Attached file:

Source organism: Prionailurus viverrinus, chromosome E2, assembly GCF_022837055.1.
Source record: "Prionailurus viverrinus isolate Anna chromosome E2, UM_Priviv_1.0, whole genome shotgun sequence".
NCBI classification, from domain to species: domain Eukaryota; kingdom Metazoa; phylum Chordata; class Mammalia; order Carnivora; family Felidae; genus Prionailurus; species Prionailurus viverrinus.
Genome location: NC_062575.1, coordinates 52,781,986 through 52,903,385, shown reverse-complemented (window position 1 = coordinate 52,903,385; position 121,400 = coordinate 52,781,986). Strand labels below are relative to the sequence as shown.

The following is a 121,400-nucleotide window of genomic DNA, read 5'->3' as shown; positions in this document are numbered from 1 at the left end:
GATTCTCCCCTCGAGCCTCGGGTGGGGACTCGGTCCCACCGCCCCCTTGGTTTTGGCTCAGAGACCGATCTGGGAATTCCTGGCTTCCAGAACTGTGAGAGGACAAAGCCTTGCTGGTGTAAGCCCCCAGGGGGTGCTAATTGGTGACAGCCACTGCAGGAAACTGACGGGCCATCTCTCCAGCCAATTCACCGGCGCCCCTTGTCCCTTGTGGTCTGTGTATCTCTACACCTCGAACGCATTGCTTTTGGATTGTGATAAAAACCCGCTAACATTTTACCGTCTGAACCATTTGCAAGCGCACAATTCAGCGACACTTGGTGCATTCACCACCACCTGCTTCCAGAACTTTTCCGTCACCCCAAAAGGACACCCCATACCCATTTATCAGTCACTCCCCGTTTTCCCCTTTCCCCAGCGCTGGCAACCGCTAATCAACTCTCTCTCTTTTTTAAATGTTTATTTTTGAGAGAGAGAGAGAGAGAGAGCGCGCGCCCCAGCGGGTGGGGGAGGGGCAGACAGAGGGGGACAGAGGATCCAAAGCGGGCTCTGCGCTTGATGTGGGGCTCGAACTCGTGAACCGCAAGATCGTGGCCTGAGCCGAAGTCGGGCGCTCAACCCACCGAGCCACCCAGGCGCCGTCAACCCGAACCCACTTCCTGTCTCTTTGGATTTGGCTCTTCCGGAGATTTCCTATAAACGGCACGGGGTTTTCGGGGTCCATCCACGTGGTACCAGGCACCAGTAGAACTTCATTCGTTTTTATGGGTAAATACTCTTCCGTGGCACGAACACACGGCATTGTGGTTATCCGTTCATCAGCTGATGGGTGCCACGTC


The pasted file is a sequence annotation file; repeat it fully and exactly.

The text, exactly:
Source organism: Prionailurus viverrinus, chromosome E2, assembly GCF_022837055.1.
Source record: "Prionailurus viverrinus isolate Anna chromosome E2, UM_Priviv_1.0, whole genome shotgun sequence".
NCBI classification, from domain to species: domain Eukaryota; kingdom Metazoa; phylum Chordata; class Mammalia; order Carnivora; family Felidae; genus Prionailurus; species Prionailurus viverrinus.
Genome location: NC_062575.1, coordinates 52,781,986 through 52,903,385, shown reverse-complemented (window position 1 = coordinate 52,903,385; position 121,400 = coordinate 52,781,986). Strand labels below are relative to the sequence as shown.

The following is a 121,400-nucleotide window of genomic DNA, read 5'->3' as shown; positions in this document are numbered from 1 at the left end:
GATTCTCCCCTCGAGCCTCGGGTGGGGACTCGGTCCCACCGCCCCCTTGGTTTTGGCTCAGAGACCGATCTGGGAATTCCTGGCTTCCAGAACTGTGAGAGGACAAAGCCTTGCTGGTGTAAGCCCCCAGGGGGTGCTAATTGGTGACAGCCACTGCAGGAAACTGACGGGCCATCTCTCCAGCCAATTCACCGGCGCCCCTTGTCCCTTGTGGTCTGTGTATCTCTACACCTCGAACGCATTGCTTTTGGATTGTGATAAAAACCCGCTAACATTTTACCGTCTGAACCATTTGCAAGCGCACAATTCAGCGACACTTGGTGCATTCACCACCACCTGCTTCCAGAACTTTTCCGTCACCCCAAAAGGACACCCCATACCCATTTATCAGTCACTCCCCGTTTTCCCCTTTCCCCAGCGCTGGCAACCGCTAATCAACTCTCTCTCTTTTTTAAATGTTTATTTTTGAGAGAGAGAGAGAGAGAGAGCGCGCGCCCCAGCGGGTGGGGGAGGGGCAGACAGAGGGGGACAGAGGATCCAAAGCGGGCTCTGCGCTTGATGTGGGGCTCGAACTCGTGAACCGCAAGATCGTGGCCTGAGCCGAAGTCGGGCGCTCAACCCACCGAGCCACCCAGGCGCCGTCAACCCGAACCCACTTCCTGTCTCTTTGGATTTGGCTCTTCCGGAGATTTCCTATAAACGGCACGGGGTTTTCGGGGTCCATCCACGTGGTACCAGGCACCAGTAGAACTTCATTCGTTTTTATGGGTAAATACTCTTCCGTGGCACGAACACACGGCATTGTGGTTATCCGTTCATCAGCTGATGGGTGCCACGTC